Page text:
Worship

Sundays at 10:30 a.m.

300 Union Street
Northfield, MN 55057
507-645-7532

Office Hours

9am-2pm, Tuesday-Friday

Program Year Schedule
10:30 am – Worship (the first Sunday of each month is Communion Sunday)
11:30 am – Coffee Hour and Fellowship
11:45 am – Adult Forums

The worship of God as a community of Christ Jesus is the central event each week in our life together. We invite and encourage all to join us as we worship together in our historic sanctuary on Sunday mornings.

Most weeks you can count on something like this:

Bob Gregory-Bjorklund leading the choir

* Music (we have a variety of choirs, a great organist, special music of various types, and a tradition of singing hymns together), greetings, prayers and a passing of the peace of our Christ to help bring us together.

* A message for children, followed by scripture readings, a choir anthem and the sermon to help us engage our faith story in context with our own lives. On occasion we will celebrate a baptismal service for a child or for an adult in the context of the expression of God’s good news for us all.

* A time to pray together (often sharing some of our own joys and concerns) and an offering of ourselves in the symbols of our gifts to God. On the first Sunday’s of most months this time of offering and prayer will also be focused into the celebration of communion in the ritual of the Lord’s Supper. In our tradition, everyone is welcome to share in the bread and cup, including children and visitors, at this sacramental and memorial practice of the faith.

* Usually we conclude with music, words of our shared covenant, and a benediction blessing. Often many of our fellowship stay in a time of meditation through the postlude music. The completion of the Sunday morning worship service is seen by many of us as the beginning of our new week of service to God in the Spirit of our love and care for our neighbors across the planet and for our own closer circles of family and friends.

Holy Communion

First UCC celebrates Holy Communion (also known at the Lord’s Supper or the Eucharist) on the first Sunday of every month, and on certain other special days during the year. We believe that God invites all people to God’s table, and so everyone (including children) is welcome to partake of the elements. A gluten-free line is offered at the rear of the sanctuary. People are also welcome not to partake, if they so choose, and to remain in their seats or to come forward for a word of blessing.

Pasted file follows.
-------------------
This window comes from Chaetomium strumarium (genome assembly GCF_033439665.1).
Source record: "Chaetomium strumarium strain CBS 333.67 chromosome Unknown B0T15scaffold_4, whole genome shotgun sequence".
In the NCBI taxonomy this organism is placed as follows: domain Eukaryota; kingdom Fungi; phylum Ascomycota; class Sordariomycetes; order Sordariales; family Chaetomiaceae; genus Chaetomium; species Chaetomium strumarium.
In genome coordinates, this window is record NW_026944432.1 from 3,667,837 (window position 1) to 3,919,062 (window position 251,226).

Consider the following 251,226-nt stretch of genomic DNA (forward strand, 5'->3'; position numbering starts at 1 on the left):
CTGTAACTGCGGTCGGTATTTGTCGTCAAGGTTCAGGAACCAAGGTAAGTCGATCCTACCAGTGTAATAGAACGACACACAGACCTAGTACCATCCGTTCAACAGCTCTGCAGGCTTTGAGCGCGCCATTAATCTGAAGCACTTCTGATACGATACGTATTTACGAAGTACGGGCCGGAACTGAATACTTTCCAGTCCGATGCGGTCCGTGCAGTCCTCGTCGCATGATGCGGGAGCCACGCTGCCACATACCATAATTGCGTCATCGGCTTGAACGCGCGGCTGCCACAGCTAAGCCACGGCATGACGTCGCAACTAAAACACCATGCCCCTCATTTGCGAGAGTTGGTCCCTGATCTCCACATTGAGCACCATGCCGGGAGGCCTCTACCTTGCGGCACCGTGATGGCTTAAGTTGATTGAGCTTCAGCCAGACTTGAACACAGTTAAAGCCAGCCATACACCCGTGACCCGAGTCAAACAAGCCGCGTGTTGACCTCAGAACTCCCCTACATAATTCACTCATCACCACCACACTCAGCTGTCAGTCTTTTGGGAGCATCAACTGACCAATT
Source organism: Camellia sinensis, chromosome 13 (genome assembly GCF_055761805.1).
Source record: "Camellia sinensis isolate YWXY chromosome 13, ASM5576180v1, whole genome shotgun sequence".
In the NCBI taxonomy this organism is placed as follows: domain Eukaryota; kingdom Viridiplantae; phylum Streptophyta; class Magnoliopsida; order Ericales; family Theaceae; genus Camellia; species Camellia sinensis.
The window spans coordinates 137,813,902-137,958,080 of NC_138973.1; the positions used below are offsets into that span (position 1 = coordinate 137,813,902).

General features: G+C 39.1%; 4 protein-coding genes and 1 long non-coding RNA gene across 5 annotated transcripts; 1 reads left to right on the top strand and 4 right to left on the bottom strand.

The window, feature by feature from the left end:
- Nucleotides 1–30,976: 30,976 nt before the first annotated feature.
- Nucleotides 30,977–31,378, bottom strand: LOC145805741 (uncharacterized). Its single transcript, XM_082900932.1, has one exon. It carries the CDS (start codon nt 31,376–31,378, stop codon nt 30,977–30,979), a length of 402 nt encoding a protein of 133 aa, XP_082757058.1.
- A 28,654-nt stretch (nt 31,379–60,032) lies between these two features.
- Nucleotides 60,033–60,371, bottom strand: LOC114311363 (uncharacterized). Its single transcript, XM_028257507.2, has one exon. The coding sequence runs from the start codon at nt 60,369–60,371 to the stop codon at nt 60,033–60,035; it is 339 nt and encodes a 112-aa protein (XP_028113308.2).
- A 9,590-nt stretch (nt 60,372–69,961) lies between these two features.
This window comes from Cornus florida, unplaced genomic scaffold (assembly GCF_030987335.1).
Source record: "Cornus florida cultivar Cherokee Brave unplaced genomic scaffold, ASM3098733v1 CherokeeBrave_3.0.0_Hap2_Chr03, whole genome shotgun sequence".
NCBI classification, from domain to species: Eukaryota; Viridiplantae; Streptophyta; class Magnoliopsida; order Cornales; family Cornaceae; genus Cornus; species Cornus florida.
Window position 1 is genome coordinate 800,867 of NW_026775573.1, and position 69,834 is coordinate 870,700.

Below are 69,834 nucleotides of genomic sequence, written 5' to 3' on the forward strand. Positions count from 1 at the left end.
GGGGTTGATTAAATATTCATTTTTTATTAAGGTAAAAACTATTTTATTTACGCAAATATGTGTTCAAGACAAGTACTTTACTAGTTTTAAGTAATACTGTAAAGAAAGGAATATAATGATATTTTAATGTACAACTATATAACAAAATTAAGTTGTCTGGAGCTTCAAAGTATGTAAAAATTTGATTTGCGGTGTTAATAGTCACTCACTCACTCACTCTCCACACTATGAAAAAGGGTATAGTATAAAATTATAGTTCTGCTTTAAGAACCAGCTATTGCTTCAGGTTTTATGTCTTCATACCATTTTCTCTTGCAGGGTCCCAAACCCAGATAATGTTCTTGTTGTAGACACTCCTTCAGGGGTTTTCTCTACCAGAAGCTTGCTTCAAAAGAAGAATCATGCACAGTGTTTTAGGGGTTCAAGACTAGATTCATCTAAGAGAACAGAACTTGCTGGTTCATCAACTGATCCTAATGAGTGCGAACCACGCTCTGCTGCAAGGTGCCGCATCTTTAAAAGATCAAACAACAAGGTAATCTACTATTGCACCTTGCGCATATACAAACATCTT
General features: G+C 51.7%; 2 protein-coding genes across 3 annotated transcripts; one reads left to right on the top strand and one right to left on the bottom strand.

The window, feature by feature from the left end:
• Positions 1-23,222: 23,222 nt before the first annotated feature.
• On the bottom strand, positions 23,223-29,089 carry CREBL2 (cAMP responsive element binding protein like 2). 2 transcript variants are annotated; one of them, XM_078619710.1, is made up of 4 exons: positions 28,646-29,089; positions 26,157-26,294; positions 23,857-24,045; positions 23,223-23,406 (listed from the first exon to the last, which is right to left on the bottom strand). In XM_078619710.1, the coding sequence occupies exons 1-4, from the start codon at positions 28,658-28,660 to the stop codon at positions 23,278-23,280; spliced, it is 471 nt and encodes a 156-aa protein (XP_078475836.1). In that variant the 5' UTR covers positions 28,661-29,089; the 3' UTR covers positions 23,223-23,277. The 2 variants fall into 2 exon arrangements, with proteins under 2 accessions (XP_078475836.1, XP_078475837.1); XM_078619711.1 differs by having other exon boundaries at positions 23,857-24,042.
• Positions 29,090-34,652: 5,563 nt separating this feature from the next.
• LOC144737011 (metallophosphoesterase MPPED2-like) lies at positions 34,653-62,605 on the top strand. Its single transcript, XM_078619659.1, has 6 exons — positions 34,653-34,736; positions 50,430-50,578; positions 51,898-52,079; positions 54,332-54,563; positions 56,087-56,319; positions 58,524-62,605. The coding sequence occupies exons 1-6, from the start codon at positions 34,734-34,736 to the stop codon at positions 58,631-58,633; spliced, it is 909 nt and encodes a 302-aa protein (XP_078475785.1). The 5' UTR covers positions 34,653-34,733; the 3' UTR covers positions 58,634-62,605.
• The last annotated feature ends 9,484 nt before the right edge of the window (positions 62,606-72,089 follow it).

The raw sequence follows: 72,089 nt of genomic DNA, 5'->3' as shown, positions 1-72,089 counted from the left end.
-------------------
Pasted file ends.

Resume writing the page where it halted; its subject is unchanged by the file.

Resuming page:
Members of the congregation come from many different backgrounds and hold different convictions about the nature of this sacrament. In general, we believe that the communion elements (bread, rice cakes, and grape juice) are living symbols of the present, past, and future redeeming life of Jesus Christ in all the world. We do not have a single liturgy for communion, but use a variety of prayers and songs.

The Language of Worship

Historically, Christian language about God has focused on masculine images for the divine – King, Lord, and male pronouns. This traditional language does not accurately reflect our theological understanding of God as transcending all human categories of sex, age, and appearance.

Consequently, our congregation chooses to use a larger repertoire of images and names of God, including feminine, masculine, and gender-neutral ones. Some of these are found in scripture (for example, God as the “rock of ages,” or Jesus referring to himself as a “mother hen”). Others come from the voices of creative and faithful people, including poets and hymn writers.

Both The New Century Hymnal (used for most congregational singing) and the United Church of Christ Book of Worship (used by the minister in leading services) share this commitment to more “inclusive language” about God and the church.

Holidays and Special Services

In addition to our regular Sunday worship, we have a variety of special services during the year. These usually include

  • Lenten services (Wednesday evenings)
  • Maundy Thursday and Good Friday
  • Advent Services (Wednesday evenings)
  • “Longest Night” (around December 21) – a quieter celebration of Christmas
  • Christmas Eve
  • Occasional Prayer Services